Jury awards $3.75 million to protester hit by hard-foam police projectiles

LAPD officers roll up Cahuenga Blvd
LAPD officers roll up Cahuenga Blvd toward Hollywood Blvd in Hollywood to control protesters who were marching to protest the death of George Floyd in the custody of Minneapolis police in 2020.
(Al Seib / Los Angeles Times)
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A jury awarded $3.75 million in damages this week to a protester shot twice by hard-foam projectiles fired by Los Angeles police, in what is thought to be the biggest award yet in lawsuits stemming from the department’s response to anti-police demonstrations in 2020.

After deliberating for 13 hours, jurors on Wednesday ruled that the department was negligent when one or more of its officers fired the so-called less-lethal devices at Asim Jamal Shakir Jr. during a protest at a downtown intersection.

Shakir had been filming a skirmish line of officers when he recognized his LAPD officer uncle standing among the formation and confronted him, shouting, “Our ancestors are turning over in their grave right now!” Moments later, Shakir alleges, his uncle, Eric Anderson, directed other officers to fire a hard-foam projectile at him.


“As with anything, brother, money talks,” said longtime civil rights attorney Carl Douglas, adding he hoped the large award will signal to department and city leaders that similar acts of police violence cannot be tolerated. The city can still appeal the court ruling.

“Hopefully, the city will realize that the compensation is fair and will decide to pay the verdict because this young man is deserving,” said Douglas, who filed the suit on Shakir’s behalf.

An internal affairs investigation found that there were 11 officers within 20 feet of Shakir when he was struck, but every one of them “denied knowing or seeing or shooting anyone who was filming, or shooting anyone twice.”

The department’s investigation revealed that the less-lethal force that injured Shakir was never reported, Douglas said, but his defense team sought to reconstruct the events of that day with video from a body camera and an Instagram livestream. Based on their analysis, they concluded that LAPD officer Robert Bechtol fired at least one of the less-lethal rounds that struck Shakir.

“Regrettably there is still a code of silence that flourishes among most law enforcement agencies including the LAPD, and I say it’s the greatest impediment to justice because police officers are afraid to expose misconduct that they or their fellow officers commit,” Douglas said.

He said he believed that the $3.75-million payout is the largest so far related to the LAPD’s response to mass protests that rocked in the wake of George Floyd’s murder in Minneapolis.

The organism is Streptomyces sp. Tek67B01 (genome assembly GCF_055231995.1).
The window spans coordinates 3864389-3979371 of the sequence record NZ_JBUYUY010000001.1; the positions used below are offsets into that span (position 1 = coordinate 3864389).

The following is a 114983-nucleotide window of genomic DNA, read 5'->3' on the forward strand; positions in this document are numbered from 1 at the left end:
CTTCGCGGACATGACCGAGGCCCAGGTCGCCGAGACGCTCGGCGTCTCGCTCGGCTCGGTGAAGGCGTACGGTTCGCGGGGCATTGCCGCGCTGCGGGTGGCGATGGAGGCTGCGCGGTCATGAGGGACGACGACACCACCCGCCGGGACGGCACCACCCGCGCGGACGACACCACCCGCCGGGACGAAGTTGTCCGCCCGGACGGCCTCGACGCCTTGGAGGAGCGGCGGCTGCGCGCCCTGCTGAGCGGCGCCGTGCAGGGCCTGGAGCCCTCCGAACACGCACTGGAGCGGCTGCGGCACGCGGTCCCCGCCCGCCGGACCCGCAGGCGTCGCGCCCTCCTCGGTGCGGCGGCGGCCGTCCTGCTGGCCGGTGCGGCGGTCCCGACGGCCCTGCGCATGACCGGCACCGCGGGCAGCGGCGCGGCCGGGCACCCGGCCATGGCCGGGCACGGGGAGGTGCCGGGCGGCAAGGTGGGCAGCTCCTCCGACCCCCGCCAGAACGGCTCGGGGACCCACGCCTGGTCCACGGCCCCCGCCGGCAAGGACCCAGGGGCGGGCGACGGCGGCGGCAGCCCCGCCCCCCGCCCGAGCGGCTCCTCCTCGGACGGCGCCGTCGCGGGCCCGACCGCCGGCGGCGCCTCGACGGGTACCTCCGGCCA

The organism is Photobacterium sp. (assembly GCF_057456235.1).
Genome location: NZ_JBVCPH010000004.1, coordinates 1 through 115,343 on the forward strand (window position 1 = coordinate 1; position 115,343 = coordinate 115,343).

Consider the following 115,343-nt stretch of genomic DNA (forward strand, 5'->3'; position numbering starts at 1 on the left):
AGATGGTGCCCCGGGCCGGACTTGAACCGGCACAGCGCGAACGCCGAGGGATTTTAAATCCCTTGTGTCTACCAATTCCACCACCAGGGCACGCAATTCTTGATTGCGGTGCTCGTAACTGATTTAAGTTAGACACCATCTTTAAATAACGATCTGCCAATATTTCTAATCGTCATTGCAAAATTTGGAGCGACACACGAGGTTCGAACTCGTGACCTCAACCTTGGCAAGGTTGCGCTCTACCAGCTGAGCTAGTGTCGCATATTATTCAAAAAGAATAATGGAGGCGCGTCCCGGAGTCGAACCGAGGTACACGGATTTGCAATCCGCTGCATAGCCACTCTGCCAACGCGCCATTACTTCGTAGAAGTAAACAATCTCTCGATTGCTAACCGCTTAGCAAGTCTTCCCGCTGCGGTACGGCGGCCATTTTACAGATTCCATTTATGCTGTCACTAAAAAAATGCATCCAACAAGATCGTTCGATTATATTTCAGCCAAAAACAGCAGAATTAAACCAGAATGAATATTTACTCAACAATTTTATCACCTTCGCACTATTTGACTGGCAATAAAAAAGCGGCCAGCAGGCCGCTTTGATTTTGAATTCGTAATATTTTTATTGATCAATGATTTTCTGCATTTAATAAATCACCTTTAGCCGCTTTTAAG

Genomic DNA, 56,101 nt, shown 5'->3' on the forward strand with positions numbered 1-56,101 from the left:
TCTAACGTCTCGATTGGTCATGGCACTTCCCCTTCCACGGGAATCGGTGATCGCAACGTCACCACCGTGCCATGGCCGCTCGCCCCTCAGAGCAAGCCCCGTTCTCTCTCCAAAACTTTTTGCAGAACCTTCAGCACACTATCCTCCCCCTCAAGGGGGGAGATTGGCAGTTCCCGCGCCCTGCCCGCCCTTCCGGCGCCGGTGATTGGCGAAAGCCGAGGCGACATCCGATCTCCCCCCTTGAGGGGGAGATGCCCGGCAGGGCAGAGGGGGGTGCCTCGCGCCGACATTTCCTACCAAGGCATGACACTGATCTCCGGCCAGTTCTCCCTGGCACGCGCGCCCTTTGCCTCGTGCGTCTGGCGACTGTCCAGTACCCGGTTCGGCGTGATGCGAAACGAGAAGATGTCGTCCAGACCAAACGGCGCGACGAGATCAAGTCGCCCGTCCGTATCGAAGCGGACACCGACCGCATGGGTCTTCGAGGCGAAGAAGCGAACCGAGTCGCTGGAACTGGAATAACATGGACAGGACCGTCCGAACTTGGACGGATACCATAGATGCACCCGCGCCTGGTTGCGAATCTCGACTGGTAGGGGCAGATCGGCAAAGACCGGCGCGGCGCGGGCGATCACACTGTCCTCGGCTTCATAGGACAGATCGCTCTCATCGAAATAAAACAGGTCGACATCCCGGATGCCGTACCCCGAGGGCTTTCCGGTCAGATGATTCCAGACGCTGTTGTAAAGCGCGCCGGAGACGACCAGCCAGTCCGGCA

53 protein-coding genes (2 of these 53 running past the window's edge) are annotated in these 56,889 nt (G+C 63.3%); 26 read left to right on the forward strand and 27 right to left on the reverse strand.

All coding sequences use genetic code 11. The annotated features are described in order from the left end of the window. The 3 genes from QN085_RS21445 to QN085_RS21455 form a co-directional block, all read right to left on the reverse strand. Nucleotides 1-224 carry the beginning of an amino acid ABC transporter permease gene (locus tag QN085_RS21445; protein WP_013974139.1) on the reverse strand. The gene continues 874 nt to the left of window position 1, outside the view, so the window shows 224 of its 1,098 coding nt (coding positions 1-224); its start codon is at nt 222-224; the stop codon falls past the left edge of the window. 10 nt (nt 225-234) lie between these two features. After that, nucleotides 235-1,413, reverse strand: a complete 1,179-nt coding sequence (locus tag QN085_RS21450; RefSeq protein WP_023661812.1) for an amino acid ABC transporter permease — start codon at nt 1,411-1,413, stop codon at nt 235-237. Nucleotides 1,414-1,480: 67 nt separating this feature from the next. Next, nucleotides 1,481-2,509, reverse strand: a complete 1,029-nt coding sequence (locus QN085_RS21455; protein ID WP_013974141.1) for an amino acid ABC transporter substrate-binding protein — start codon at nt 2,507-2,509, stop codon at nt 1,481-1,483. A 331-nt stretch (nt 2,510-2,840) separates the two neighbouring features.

The FBI has joined an investigation of several Los Angeles Police Department gang officers who are suspected of questionable tactics during traffic stops.

Aug. 25, 2023

Karen Richardson, a spokesperson for the Los Angeles city attorney’s office, said the office had no comment on the jury’s decision, and the LAPD did not respond to an email on Friday.

On the day of the incident, Shakir had joined a group of protesters marching in downtown. He was carrying two cellphones and recording himself as he approached every Black officer he saw, urging them to shed their uniforms and join his cause.

In his Instagram livestream, Shakir can be heard trying to engage his uncle and yelling questions at other officers nearby as they continued to walk toward him. According to his suit, Anderson can be heard on a body camera video saying, “That’s my nephew,” and “I’m going to be on his ass if he doesn’t get out of here,” before apparently motioning in Shakir’s direction and directing an officer to shoot him.

Shakir was struck once, then a second time while he was bending down to pick up a phone that had been knocked out of his hand by the first projectile, his suit said.

Shakir, his attorney said, had to go to physical therapy for a year because of the injury to his hand, and the lawsuit alleged that he still suffers pain and has had to let go of two of his favorite pasttimes: boxing and shooting music videos, because he can no longer grip a camera. In addition to the physical injuries, Douglas said, the encounter left Shakir emotionally bruised as well.

Douglas said his client got to the protest late and so didn’t hear the department issuing a dispersal order.


Several reports on the Floyd protests in L.A. pointed to tactical and operational missteps in the department’s response, as well as past failure to adequately train and prepare for such large demonstrations. A federal judge also ordered temporary restrictions on the department’s use of projectile weapons.

The city is still facing a large class-action lawsuit by Black Lives Matter-Los Angeles and other groups over its handling of the 2020 protests. Several other suits have already been settled, including one by a protester who was was awarded $1.25 million for being shot with a projectile while he was backing away with his hands above his head.

Earlier this year, the Los Angeles City Council approved an $860,000 settlement to Deon Jones, a protester who was shot with a projectile and badly wounded by a city police officer during another Floyd-related protest. Jones claimed his constitutional rights were violated by LAPD Officer Peter Bueno when the officer shot him.

Times staff writers Kevin Rector and Faith E. Pinho contributed to this report.